Monday, January 18, 2010

Tuba Fats: A New Orleans musician passed away (2004)

Tuba Fats: Muzikant uit New Orleans overleden in 2004 (Nederlands) Tuba Fats: A New Orleans musician passed away (2004)( English)

A traditional New Orleans jazz funeral
Tuba Fats: A New Orleans musician passed away (2004 )
Hans Koert

Anthony Lacen, a tuba player from New Orleans, known as Tuba Fats, passed away on the 11th of January 2004 and was buried in the traditional New Orleans way on the 18th of January, 2004, now six years ago.
Tuba Fats at a street concert in 1972
Six years ago, Anthony Lacen, who was a known tuba player in his hometown New Orleans, passed away due to a heart attack. He was one of those musicians who tried, against all trends, to keep the New Orleans musical tradition alive, as it must have been sounded in the first half of the last century.
Dew Drop Inn at the La Salle Street in New Orleans
He was born as Anthony Lacen in New Orleans in September 1950 and raised in the neighborhood of the Dew Drop Inn, one of those famous venues in New Orleans to hear its music. As a child he must have heard the music in the streets of the city and at the elementary school he learned to play thanks to Alvin Thomas. He became one of the most well known tuba players and got the nick name Tuba Fats, the latter word refering to his size. He was to be heard in numerous New Orleans bands, like the Olympia Brass Band, the Original Tuxedo Brass Band and performed with his own band, the Tuba Fats Chosen Few Brass Band at the Jackson Square in New Orleans. At night he played in clubs like the Donna's Bar & Grill.
I found a recording with the extensive title: Anthony Tuba Fats Lacen with the Rue Conti Jazz Band and special guests Orange Kellin and Dan Pawson, which I adore since then, as one of my finest New Orleans recordings. The music was recorded, ten years before he passed away, at the 1994 Keswick Jazz Festival ( England) and features, as the title suggests, also Orange Kellin and Daw Pawson. Orange Kellin was born in Sweden, but is since the 1960s a New Orleans resident. He performed with the New Orleans Ragtime Orchestra.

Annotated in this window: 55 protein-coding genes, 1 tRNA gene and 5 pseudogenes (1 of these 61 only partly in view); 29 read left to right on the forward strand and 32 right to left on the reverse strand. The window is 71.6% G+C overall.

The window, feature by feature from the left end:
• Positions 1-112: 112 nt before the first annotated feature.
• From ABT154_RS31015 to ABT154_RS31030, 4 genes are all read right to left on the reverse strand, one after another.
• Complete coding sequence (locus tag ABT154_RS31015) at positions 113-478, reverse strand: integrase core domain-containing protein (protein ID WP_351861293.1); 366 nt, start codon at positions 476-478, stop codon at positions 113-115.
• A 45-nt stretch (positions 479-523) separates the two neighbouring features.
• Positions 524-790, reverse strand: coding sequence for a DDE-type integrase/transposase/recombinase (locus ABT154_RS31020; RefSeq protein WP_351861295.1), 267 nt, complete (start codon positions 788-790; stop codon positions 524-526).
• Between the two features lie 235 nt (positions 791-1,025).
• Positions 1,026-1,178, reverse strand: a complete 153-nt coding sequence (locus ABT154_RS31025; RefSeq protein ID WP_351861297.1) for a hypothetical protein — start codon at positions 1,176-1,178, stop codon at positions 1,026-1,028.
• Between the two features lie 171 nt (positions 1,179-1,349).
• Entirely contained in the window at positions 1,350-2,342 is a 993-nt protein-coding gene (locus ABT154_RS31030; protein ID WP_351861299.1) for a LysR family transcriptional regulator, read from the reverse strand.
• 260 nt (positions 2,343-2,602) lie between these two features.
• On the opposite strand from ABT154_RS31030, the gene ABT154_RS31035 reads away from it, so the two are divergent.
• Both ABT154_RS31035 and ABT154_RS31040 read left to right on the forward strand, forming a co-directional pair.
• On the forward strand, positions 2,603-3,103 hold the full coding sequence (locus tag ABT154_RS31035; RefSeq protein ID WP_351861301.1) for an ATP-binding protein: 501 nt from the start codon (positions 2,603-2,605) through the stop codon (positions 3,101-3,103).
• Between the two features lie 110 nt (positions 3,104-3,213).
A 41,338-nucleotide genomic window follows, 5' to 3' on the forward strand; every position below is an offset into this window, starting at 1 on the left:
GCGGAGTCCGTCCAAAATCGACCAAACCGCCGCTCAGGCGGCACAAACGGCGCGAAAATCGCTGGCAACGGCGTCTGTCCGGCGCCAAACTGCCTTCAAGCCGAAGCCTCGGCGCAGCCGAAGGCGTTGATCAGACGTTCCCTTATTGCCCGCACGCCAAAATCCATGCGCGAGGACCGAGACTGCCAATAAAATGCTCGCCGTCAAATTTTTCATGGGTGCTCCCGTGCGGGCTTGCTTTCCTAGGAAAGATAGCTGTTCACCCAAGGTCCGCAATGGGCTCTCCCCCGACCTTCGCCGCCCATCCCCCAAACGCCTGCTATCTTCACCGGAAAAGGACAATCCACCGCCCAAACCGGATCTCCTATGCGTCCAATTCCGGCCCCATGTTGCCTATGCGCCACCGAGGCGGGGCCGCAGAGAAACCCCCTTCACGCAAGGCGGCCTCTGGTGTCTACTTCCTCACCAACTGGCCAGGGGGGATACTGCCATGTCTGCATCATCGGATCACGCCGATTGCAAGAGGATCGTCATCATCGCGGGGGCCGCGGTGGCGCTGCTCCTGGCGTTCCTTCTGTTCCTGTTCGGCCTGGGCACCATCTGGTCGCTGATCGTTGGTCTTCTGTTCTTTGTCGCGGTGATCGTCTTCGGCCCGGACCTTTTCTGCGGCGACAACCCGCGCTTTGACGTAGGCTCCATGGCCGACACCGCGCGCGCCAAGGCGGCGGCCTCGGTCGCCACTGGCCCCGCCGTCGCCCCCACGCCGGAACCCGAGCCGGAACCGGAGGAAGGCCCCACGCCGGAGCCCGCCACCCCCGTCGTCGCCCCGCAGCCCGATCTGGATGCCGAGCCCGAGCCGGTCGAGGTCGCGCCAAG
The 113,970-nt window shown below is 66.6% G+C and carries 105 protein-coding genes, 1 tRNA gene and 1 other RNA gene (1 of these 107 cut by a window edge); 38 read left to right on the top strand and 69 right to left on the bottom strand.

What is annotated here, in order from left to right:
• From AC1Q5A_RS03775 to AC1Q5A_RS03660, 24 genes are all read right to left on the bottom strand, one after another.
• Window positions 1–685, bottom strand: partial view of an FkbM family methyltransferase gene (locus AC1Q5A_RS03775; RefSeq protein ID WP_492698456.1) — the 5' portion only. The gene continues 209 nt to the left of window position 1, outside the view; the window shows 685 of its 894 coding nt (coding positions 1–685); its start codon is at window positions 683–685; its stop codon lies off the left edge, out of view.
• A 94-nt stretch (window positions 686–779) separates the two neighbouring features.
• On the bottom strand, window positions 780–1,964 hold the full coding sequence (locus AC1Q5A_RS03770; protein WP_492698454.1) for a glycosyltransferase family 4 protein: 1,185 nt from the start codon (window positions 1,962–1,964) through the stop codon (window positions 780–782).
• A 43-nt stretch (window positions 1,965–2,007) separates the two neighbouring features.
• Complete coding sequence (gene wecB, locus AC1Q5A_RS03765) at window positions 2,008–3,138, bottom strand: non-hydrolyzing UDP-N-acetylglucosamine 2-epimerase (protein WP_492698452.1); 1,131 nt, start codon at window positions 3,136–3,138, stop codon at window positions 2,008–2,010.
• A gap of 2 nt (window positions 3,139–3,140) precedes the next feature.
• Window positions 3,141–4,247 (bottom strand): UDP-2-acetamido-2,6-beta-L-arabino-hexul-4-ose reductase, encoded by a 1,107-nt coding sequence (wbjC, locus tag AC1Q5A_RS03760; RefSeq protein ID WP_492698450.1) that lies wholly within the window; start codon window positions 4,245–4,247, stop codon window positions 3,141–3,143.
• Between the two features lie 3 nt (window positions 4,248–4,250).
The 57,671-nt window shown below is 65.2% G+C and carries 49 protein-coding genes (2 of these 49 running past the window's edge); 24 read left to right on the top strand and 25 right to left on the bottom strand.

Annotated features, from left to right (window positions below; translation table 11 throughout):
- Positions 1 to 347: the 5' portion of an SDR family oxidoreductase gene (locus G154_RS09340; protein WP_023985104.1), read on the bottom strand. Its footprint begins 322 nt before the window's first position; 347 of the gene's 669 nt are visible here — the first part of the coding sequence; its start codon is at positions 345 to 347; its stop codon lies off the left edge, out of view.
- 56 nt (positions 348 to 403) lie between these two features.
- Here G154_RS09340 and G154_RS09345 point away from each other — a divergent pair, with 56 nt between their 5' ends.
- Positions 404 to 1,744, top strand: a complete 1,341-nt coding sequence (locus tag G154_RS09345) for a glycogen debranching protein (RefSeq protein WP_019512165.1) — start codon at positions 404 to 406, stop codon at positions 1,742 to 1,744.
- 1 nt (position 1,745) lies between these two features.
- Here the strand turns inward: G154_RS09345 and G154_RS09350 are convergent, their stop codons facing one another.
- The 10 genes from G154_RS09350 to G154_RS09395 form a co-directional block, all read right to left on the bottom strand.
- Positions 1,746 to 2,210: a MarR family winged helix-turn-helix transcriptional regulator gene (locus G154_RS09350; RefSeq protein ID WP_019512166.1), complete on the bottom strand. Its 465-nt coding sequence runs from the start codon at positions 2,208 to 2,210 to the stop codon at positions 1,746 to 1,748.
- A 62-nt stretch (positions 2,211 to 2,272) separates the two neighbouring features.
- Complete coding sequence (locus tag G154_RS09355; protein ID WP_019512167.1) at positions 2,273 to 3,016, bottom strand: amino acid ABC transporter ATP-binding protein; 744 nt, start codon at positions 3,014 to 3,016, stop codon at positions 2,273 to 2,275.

I like the tuba sounds of Tuba Fats on this recording together with the Rue Conti Jazz Band, directed by Mick Burns, vocalist, who plays the trombone.
On the 11th of January, 2004 Tuba Fats passed away and he was laid to rest at the St. Louis Cemetery No. 1. His funeral was a traditional jazz funeral as it was organized in New Orleans in the last century, in which the coffin is brought to the cemetery in a procession with a live New Orleans band playing. This jazz funeral for Tuba Fats, organized today six years ago, was documented extensively by Chuck Taggart, who posted a great series of photos on his Gumbo Pages, dedicated to preserve the New Orleans culture.
Tuba Fats's instrument ( photo courtesy: Chuck Taggart)
This jazz funeral is, except on photos, also recorded on films and I love to finish with some fragments of his jazz funeral. It gives you an impression how such a traditional jazz funeral was organized and sounded.


Hans Koert

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2 Comments:

Blogger Jo said...

"Ashes to ashes, and dust to dust. If the women don't get him, the whiskey must"! - Thanks a lot for posting this interesting view of a traditional NO funeral. I like Tuba Fats, a pity he had to 'come home' too early.
Jo

9:19 AM  
Blogger Teresa said...

During Jazz Fest in 2004 I walked past the Artist Bedonna. The Tuba Fat's grabbed hold of my heart. I was haunted by his sound, spirit and love for jazz the rest of the day. Later in the day I had to go back and purchase the piece of art of him. I have been touched daily by him and his love for jazz and New Orleans. His spirit lives on!
Teresa L

3:26 PM  

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